Ultimately, U.S. anglers began using fluorocarbon leaders, primarily in saltwater and fly fishing applications, for the same reason the Japanese were using it—low visibility. It caught on when anglers reported catching more fish with it. The original fluorocarbon leaders were stiff and very expensive, but new technologies have produced more flexible fluorocarbon at more affordable prices.
Fluorocarbon certainly offers advantages in clear water situations where fish are heavily pressured or slow to bite. Also, because fluorocarbon does not absorb water, it won’t weaken or increase in stretch like nylon fishing line. Added density makes fluorocarbon very abrasion-resistant, so it’s ideal for rough conditions, and makes it sink faster than nylon lines, so lures dive deeper and faster. And because fluorocarbon stretches slower and less than nylon, particularly when compared to wet nylon, it’s much more sensitive.
Fluorocarbon lines, like superlines, require special attention. The Trilene knot is the best to use with this type line. Make all five wraps when tying the knot, and excessively wet the line before cinching the knot to prevent line weakening. Always test the knot before fishing.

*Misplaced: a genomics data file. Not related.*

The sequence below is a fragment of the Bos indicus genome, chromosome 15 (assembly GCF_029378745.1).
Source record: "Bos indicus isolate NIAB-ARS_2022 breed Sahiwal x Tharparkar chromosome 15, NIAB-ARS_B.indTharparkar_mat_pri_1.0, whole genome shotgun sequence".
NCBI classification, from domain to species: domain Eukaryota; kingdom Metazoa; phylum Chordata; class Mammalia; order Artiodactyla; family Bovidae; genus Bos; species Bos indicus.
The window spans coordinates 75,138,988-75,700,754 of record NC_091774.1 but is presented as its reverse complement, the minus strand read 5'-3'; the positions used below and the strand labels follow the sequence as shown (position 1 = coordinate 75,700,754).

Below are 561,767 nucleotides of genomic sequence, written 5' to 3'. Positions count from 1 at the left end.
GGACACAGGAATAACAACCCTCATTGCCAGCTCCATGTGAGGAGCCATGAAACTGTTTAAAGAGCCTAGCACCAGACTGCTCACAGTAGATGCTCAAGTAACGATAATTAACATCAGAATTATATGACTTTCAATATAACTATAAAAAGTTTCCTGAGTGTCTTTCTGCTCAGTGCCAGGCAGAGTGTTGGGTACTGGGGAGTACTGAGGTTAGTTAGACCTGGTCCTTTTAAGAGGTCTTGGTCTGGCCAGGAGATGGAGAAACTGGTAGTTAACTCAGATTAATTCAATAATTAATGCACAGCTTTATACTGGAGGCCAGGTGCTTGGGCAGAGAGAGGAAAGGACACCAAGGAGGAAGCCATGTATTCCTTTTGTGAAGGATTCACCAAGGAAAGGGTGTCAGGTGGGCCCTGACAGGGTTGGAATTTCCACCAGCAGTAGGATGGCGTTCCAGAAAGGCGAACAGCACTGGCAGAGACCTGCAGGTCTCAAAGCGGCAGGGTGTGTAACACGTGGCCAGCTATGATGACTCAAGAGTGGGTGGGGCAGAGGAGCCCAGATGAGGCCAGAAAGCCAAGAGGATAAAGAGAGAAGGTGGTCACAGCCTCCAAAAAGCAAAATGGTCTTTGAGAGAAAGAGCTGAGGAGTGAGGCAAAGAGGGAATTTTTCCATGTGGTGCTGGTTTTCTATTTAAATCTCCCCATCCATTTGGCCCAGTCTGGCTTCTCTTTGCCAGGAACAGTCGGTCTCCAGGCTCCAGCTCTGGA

All fluorocarbons are still stiffer than nylon, even when wet. This requires more attentiveness to the line when casting, and finer “balance” of tackle. If heavier fluorocarbon line is used on lighter rods, reels and lures, anglers will experience more difficulty. Baitcasting reels may require additional adjustment for the extra momentum created by the heavier weight of fluorocarbon. Adjust mechanical brakes to the weight of the line and lure to maximize casting distance and minimize overruns.
No single type of line is perfect for all fishing conditions. To choose the best line, anglers should consider the size and species of fish being targeted, the type of water being fished, the type of tackle being used and other factors. Then one must consider all the qualities needed in a good line for those situations, including proper breaking strength, diameter, abrasion resistance, stretch, flexibility, knot strength, visibility and durability.
You might simply pull any spool of line off the tackle dealer’s shelf and luck into one that will work right for you. But today more than ever, with the many types of lines available, it’s important to devote time to studying each line and its characteristics so you will have the best for each fishing situation. By doing so, you’ll improve your catch rate. And catching more fish, after all, is what we all hope to do.